Secondly, out of Deut. 15. 1, 2, 3, 4, the author of the aforesayd English Treatise would prooue, that in the se­uenth [Page 278] yeare of freedome the rich debtor was by the ap­pointment of the Lord himselfe to pay his debt with the vsurie thereof, though the poore were exempted from payments of debts that yeare: for so it is sayd vers. 4. Saue when there shall be no poore with thee: as if the Lord bad said (saith he) prouided alwayes that thy rich debtor shall haue no such priuiledge, &c. And how is this proued? Forsooth because the word Masshah which (as he saith) signifieth vsurie, and the verbe Nashah which signifieth to lend vpon vsurie, are there vsed. But I aunswere, that Masshah in no place of Scripture signifieth vsurie, and in that place sig­nifieth a debt which the creditor lendeth with purpose to exact againe: but there the Lord taketh order that it should not be exacted in the seuenth yeare. And Nashah in this place as appeareth by the text it selfe, and by the consent of all writers, signifieth onely to lend with pur­pose to exact againe that which is lent. For otherwise the Lord should allow the lending vpon vsurie to the poore, and the exacting of it also, so it were not in the seuenth yeare. But that author absolutly condemneth all vsurie towards the poore: yea he affirmeth (though without reason) that the exacting of the principall alone from the poore is vsurie. But of the signification of these words I haue sufficiently spoken before. As for the prouiso which (as he saith) followeth, vers. 4, it appeareth by the reason following, that it is not an exception of the rich,Quicquid fit, ne patiamini vestra culpa quenquam esse inter vos men­dicum. Calu. for the Lord shall blesse thee, &c for the words as Iunius readeth, and Caluin expoundeth them, are thus to be red, Only because thy brother ought not by thy meanes to become poore, or be impouerished, and therefore are a reason of that law of remission. For seeing in that yeare of Sabbath the ground was to rest, and men had not the meanes of rai­sing profits whereby to pay their debts as in other years; therefore if the creditors should that yeare haue exacted their debts, they would haue brought many to beggerie: for the preuention whereof, the Lord saith he instituted [Page 279] this law concerning the remission of debts in that yeare of freedome. And that the creditors should not alledge for themselues, that they should be vnable to forbeare their money so long; the Lord addeth another reason, being a promise, That if they kept that & other his com­mandements hee would blesse them in the land,Verse 4, 5, 6. and so blesse them, that they should be able to lend to many na­tions, and should not need to borrow of them. So that in conclusion, this being not an exceprion of the rich, and the word Masshah not signifying vsurie, there is no shew of reason in this allegation.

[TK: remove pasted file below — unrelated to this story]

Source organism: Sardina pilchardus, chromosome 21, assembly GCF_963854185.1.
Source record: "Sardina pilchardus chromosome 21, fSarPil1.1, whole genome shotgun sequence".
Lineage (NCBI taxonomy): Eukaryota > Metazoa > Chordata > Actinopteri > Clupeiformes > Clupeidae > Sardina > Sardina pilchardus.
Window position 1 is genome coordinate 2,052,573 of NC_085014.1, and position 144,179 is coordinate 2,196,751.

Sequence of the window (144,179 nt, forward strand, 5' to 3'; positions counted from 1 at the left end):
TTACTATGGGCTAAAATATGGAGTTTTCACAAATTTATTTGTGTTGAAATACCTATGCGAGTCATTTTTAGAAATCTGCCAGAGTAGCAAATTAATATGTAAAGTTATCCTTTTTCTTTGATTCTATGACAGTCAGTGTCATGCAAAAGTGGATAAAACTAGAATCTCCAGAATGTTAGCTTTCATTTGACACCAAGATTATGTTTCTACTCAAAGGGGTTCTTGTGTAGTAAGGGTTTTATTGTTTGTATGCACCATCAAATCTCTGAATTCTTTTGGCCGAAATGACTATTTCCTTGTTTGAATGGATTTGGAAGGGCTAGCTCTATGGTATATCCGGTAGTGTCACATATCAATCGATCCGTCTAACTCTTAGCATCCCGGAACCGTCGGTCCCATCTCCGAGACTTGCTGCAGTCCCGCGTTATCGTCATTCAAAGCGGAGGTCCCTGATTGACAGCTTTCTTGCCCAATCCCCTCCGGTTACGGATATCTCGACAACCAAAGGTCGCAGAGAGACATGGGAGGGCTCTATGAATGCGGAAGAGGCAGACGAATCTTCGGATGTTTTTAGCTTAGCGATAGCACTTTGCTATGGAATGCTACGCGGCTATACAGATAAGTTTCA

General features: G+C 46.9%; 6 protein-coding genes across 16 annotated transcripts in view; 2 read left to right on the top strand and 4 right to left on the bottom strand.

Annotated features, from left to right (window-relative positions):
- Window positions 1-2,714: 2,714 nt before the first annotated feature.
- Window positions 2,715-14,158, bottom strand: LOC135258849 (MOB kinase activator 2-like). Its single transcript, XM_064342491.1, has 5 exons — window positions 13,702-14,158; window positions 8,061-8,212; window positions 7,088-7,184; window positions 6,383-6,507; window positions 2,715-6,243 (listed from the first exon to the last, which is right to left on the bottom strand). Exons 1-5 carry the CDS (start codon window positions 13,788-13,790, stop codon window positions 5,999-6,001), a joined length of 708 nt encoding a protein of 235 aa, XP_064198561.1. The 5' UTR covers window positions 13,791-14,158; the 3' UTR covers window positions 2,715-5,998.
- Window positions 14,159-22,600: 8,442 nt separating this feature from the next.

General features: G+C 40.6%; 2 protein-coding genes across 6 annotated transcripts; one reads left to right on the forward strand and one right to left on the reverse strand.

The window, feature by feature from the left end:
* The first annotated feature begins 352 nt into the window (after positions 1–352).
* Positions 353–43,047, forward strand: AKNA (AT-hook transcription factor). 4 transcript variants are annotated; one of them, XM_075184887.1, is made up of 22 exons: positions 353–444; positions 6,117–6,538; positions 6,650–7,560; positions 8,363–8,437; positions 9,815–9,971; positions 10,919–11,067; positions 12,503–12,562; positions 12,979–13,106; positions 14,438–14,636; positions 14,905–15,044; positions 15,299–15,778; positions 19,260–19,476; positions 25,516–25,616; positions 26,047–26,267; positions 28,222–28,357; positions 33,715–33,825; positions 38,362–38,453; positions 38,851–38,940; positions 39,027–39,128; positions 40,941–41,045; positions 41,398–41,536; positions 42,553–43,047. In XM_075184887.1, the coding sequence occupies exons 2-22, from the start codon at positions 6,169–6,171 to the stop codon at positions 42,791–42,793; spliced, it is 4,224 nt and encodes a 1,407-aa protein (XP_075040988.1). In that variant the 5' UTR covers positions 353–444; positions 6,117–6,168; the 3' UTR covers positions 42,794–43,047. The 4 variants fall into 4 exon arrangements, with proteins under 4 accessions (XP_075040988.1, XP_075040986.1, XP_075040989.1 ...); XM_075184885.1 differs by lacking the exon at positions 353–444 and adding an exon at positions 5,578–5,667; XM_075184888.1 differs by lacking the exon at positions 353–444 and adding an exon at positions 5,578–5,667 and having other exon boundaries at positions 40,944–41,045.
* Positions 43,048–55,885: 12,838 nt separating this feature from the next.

Thirdly, no more is there in the next out of Pro. 22. 16, which notwithstanding the same author commendeth as a notable place to proue that the rich ought to giue in­terest or increase. He that oppresseth the poore (saith Salomon) to increase himselfe, and giueth to the rich, shall surely come to pouer­tie: whence he inferreth these consequences: First, that it is as great a fault to giue or lend freely to the rich, as to oppresse the poore by taking vsurie of them, because the same punishment, Viz. pou [...]rtie, is awarded to both. And secondly from the contrary, that it is as lawful and good to lend to the rich with a iust increase, as to giue or lend freely to the poore: and that the like opposit blessing of plenteousnesse equally belongeth to both. As if Salomon had also said, he that giueth to the poore freely and cheerefully, and lendeth to the rich to increase himselfe, shall vndoubtedly attaine to great riches. Thus you see how a partiall and prejudicat mind, seeketh rather to draw the Scriptures to it selfe, than to conforme it selfe to the Scriptures. This prouerbiall sentence is diuersly expounded: the most of them, that I haue seene, expound the latter clause as a punishment of the former. As if this were the sence and meaning of this pro­uerbe, That he which seeketh to enrich himselfe by op­pressing the needie, shall contrarie to his expectation, ei­ther by bribes giuen to magistrats that he may escape the punishments which by the lawes belong vnto him, or else by forfeiture of his goods into great mens hands, fall into [Page 280] pouertie. Others obserue here to be noted two practises of worldly men, which they read copulatiuely; that is, to take from the poore and to giue to the rich, both of them in their intent and purpose referred to the enriching of themselues, but by the just prouidence of God so dispo­sed, that in the euent they tend to their impouerishment. As if Salomon had said, He that taketh from the poore to enrich himselfe, and giueth to the rich, that from them he may receiue greater benefits (which commonly is the end of gifts giuen to great men) shall by the just judge­ment of God come to pouertie: or as one vnder­standeth this prouerbe, He that oppresseth the poore to enrich himself: also who giueth to the rich small things, that he may receiue from him greater matters, and that he may do it, oppresseth the poore in the meane while, that he may haue to giue to the rich; hee shall surely come to pouertie.